We needed to serve millions of images in a cost-effective manner, and so settled on using IIPImage with Amazon S3 as the backing store. Although S3 does not provide a rapid access to file data as block storage such as Elastic Block Storage (EBS) or Elastic File System (EFS), it is considerably more economical (over four times cheaper than EBS and over ten times cheaper than EFS). These cost savings are considerable when dealing with multiple terabytes of image data.

To connect the two systems, we used the open-source s3fs system ( that allows S3 resources to be mounted as if they were part of the main filesystem on a Linux sever.

We also had the challenge of image conversion: the British Library holds master images in TIFF format, but these needed to be converted to the JPEG2000 format to be served by IIPImage. We also needed to log metadata for each image with Apache Solr, in order to link them to a catalog record and provide IIIF manifests (see below for details).

To provide this pipeline, we used AWS Lambda, a “serverless” system that allows the execution of arbitrary code in response to an event: in this case, a new upload to S3. When a source TIFF file is uploaded, we use the kakadu library to convert it to JPEG2000 format, and then move it to the destination S3 “bucket” that is attached to the IIPImage server via s3fs.

We also created a second Lambda function that was triggered by the arrival of this JPEG2000 file: it performs validation on the file, extracts its height and width in pixels, creates an entry in Solr with these details, and adds identifiers needed to connect the image to others (such as pages in a manuscript) or item (such as a photo album). This was done by using a set of structured filename conventions, following the pattern used by the catalogue references minted by the British Library.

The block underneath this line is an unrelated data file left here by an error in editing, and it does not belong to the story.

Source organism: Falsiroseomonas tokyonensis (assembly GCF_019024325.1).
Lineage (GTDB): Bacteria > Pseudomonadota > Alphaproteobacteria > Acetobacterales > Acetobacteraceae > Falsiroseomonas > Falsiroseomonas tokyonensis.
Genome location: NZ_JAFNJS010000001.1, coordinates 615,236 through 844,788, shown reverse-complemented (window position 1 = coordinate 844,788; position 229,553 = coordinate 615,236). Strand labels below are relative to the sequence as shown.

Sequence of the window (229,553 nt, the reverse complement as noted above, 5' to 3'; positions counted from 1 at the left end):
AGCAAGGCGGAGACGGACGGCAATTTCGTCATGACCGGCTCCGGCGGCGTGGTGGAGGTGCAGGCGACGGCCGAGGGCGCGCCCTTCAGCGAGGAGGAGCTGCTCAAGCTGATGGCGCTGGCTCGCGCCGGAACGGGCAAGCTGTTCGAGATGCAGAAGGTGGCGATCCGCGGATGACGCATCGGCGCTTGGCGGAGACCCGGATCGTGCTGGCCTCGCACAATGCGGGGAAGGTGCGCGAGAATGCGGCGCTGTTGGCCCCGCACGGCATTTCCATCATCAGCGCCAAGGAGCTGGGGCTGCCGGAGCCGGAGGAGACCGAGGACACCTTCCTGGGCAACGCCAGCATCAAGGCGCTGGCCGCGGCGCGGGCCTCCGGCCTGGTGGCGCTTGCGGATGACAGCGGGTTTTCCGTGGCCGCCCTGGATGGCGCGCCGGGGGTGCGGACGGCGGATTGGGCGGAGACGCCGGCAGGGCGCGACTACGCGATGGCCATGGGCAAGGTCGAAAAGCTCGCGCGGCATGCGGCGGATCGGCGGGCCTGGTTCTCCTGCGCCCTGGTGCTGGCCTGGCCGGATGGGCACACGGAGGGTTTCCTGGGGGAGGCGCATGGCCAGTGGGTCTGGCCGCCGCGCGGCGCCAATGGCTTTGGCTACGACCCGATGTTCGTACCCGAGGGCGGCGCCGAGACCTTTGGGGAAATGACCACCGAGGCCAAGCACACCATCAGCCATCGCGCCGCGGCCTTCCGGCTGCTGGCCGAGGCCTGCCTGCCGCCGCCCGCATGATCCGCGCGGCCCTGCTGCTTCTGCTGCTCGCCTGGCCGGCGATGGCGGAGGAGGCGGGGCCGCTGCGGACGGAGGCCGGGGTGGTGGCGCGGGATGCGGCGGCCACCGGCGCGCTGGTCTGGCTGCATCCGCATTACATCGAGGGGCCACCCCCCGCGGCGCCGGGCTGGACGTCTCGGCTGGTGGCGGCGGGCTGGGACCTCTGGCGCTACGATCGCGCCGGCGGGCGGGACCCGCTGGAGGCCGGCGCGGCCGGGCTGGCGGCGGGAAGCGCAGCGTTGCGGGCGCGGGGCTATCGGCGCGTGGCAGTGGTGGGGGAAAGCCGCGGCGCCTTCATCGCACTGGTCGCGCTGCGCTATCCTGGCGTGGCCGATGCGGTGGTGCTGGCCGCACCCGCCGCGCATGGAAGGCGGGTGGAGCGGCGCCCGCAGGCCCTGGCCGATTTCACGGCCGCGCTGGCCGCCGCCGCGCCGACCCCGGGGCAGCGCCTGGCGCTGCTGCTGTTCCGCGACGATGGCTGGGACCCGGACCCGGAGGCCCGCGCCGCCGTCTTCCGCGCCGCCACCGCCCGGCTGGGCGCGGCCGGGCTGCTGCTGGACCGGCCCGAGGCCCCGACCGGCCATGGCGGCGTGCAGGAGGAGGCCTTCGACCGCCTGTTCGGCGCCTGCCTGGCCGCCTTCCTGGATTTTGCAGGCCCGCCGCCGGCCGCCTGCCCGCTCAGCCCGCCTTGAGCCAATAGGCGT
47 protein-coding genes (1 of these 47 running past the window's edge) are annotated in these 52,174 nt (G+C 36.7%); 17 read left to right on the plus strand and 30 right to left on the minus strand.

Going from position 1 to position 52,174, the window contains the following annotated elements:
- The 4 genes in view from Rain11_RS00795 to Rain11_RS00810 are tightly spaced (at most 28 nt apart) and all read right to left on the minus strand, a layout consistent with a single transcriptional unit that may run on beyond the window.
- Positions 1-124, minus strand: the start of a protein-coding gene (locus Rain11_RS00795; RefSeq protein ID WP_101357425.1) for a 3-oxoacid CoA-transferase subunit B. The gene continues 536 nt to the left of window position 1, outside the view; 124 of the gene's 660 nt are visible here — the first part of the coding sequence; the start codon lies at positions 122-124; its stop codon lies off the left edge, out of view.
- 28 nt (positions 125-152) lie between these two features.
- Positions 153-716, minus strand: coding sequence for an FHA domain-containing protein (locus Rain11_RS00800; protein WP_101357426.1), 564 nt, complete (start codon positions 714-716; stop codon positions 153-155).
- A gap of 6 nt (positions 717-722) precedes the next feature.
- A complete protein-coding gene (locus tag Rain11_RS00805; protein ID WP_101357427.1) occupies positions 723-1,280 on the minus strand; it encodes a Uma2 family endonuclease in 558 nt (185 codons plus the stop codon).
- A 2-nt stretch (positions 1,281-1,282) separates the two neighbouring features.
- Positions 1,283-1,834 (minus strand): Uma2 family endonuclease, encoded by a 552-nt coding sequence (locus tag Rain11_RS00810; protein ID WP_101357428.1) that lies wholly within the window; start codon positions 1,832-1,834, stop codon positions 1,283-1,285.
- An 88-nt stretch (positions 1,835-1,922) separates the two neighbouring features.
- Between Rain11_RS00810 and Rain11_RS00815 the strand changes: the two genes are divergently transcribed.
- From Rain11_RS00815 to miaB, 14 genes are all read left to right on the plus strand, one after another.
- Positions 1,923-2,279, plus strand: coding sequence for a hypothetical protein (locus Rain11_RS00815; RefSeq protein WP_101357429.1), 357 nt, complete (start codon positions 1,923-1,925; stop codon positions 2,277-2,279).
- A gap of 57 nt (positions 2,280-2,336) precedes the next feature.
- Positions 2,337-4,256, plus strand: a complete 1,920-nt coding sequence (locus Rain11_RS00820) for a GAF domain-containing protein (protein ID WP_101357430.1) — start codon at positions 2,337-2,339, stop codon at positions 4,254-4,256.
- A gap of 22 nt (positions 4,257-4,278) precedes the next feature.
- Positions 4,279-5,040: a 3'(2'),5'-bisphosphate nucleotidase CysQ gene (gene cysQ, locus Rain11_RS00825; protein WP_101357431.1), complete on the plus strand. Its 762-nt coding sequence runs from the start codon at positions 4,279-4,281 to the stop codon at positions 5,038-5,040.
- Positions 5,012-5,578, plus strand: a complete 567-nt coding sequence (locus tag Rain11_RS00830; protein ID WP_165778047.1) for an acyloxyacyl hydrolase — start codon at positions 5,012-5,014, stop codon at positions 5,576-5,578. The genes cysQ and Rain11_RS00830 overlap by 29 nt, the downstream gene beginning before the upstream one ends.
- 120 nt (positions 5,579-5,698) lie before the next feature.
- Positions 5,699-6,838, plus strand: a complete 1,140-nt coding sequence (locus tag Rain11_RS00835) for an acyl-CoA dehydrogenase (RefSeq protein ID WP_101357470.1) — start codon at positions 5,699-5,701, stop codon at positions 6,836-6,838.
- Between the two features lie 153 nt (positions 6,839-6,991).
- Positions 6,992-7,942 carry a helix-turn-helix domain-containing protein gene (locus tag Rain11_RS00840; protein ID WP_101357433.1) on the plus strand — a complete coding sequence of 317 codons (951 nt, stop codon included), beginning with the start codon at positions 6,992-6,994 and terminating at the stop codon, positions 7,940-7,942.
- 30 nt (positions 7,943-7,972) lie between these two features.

Our final challenge was data transfer: the six million source images represent around 200TB of data. Even with the high-speed connectivity available to the British Library, this corresponds to an unacceptably high time to transfer the images from the Library to Amazon’s data centers (as an example, even with a constant upload speed of 100Mbps, this would take three months).

To provide a faster transfer, we recommended using Amazon Snowball appliances: a ruggedized high-speed storage array that can hold up to 80TB per unit, and which is shipped via courier to Amazon’s London data center. These proved highly effective, and the Lambda service scaled automatically to cope with the high data transfer rate when the snowball was connected to unload data at Amazon (approximately 600Gb/hour, equivalent to over 15,000 images processed per hour).

Powerful search

The Programme has digitized over 350,000 items, such as a manuscript or a photo album. Each of these items is described by a catalog record, organized into a hierarchy per project. All these records needed to be imported into Apache Solr to allow for user-facing features such as free-text search and search facets (categorization terms shown along with a count of the number of matches).

To achieve this, we created a two-stage process, written in Python. The fist step, known as the Harvester, takes the source data (provided by the Library as scheduled exports in CSV format), applies validation, and saves it in an intermediate XML format. The second step, called the Mill, takes this clean data and provides additional data formatting; for example, by combining certain fields for display. It then uploads these as XML documents to Solr, following the schema that we created to allow faceting on various fields such as source content type, language, script, subject, and location.

A second source of data in Solr is the content-managed information from Drupal; namely the information about each of the 330 projects, as well as other content-managed pages that describe the Programme, and the procedure for applying for grants.

The end result is to have correctly-formatted data in Solr, which can be queried using back-end code in Drupal, and displayed on the website in a consistent manner, intermingling catalogue data with content from the Drupal CMS. Finally, we also query the image data from Solr to provide all the catalogue images on the site, ranging from thumbnails displayed on search result listings, to high-resolution zoomable versions displayed for each page.

Figure 3: faceted search on the main search results page.

IIIF compatibility